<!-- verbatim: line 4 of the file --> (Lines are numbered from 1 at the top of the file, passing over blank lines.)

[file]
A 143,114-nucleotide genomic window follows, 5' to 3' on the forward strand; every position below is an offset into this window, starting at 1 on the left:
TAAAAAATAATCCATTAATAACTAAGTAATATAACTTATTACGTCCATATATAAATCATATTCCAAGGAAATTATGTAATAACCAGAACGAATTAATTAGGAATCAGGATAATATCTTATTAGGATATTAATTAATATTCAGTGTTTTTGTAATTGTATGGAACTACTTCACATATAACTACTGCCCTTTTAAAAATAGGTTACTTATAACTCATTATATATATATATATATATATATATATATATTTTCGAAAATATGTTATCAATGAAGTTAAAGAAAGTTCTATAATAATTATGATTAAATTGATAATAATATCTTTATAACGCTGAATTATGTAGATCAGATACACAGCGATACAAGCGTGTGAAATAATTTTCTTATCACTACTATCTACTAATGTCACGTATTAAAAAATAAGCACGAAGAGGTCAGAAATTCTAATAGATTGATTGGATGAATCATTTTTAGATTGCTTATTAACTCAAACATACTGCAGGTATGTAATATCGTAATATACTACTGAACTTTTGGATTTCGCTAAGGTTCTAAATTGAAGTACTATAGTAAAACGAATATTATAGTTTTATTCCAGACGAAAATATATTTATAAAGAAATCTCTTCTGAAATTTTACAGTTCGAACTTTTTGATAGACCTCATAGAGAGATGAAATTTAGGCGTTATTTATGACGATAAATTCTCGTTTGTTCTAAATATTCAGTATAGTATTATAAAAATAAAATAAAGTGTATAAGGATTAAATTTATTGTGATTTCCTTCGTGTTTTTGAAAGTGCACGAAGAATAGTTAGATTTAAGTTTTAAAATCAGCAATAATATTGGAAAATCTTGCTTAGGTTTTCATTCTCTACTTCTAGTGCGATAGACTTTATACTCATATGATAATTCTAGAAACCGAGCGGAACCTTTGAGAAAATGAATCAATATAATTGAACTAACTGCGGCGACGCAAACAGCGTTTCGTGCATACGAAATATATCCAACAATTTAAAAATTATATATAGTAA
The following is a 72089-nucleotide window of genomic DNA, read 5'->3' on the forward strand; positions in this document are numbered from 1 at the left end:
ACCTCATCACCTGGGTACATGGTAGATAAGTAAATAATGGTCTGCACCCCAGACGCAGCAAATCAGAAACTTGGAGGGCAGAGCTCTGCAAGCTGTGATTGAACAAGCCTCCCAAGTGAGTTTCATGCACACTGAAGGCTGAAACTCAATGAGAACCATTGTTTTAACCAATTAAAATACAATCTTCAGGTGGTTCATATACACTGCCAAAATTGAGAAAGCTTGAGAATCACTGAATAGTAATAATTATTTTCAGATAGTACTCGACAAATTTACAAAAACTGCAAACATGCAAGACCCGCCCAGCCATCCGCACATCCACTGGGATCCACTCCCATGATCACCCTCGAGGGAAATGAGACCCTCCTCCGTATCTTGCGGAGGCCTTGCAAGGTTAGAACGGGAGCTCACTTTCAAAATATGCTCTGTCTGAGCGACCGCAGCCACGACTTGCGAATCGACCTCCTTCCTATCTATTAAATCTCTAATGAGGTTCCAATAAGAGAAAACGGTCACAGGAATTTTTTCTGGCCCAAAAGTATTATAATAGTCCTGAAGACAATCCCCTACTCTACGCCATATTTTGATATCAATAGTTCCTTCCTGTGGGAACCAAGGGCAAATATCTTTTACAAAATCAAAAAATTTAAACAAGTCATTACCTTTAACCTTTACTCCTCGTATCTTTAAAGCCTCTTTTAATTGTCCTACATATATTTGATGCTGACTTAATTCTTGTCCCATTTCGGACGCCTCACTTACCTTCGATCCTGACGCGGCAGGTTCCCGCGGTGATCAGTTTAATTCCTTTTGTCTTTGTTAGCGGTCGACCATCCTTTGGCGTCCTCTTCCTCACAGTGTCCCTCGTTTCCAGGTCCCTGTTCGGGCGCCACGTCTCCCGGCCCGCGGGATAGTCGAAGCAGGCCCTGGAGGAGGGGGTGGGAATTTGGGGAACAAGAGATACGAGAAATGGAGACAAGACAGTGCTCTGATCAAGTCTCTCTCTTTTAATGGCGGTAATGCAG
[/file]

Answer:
ACCTCATCACCTGGGTACATGGTAGATAAGTAAATAATGGTCTGCACCCCAGACGCAGCAAATCAGAAACTTGGAGGGCAGAGCTCTGCAAGCTGTGATTGAACAAGCCTCCCAAGTGAGTTTCATGCACACTGAAGGCTGAAACTCAATGAGAACCATTGTTTTAACCAATTAAAATACAATCTTCAGGTGGTTCATATACACTGCCAAAATTGAGAAAGCTTGAGAATCACTGAATAGTAATAATTATTTTCAGATAGTACTCGACAAATTTACAAAAACTGCAAACATGCAAGACCCGCCCAGCCATCCGCACATCCACTGGGATCCACTCCCATGATCACCCTCGAGGGAAATGAGACCCTCCTCCGTATCTTGCGGAGGCCTTGCAAGGTTAGAACGGGAGCTCACTTTCAAAATATGCTCTGTCTGAGCGACCGCAGCCACGACTTGCGAATCGACCTCCTTCCTATCTATTAAATCTCTAATGAGGTTCCAATAAGAGAAAACGGTCACAGGAATTTTTTCTGGCCCAAAAGTATTATAATAGTCCTGAAGACAATCCCCTACTCTACGCCATATTTTGATATCAATAGTTCCTTCCTGTGGGAACCAAGGGCAAATATCTTTTACAAAATCAAAAAATTTAAACAAGTCATTACCTTTAACCTTTACTCCTCGTATCTTTAAAGCCTCTTTTAATTGTCCTACATATATTTGATGCTGACTTAATTCTTGTCCCATTTCGGACGCCTCACTTACCTTCGATCCTGACGCGGCAGGTTCCCGCGGTGATCAGTTTAATTCCTTTTGTCTTTGTTAGCGGTCGACCATCCTTTGGCGTCCTCTTCCTCACAGTGTCCCTCGTTTCCAGGTCCCTGTTCGGGCGCCACGTCTCCCGGCCCGCGGGATAGTCGAAGCAGGCCCTGGAGGAGGGGGTGGGAATTTGGGGAACAAGAGATACGAGAAATGGAGACAAGACAGTGCTCTGATCAAGTCTCTCTCTTTTAATGGCGGTAATGCAG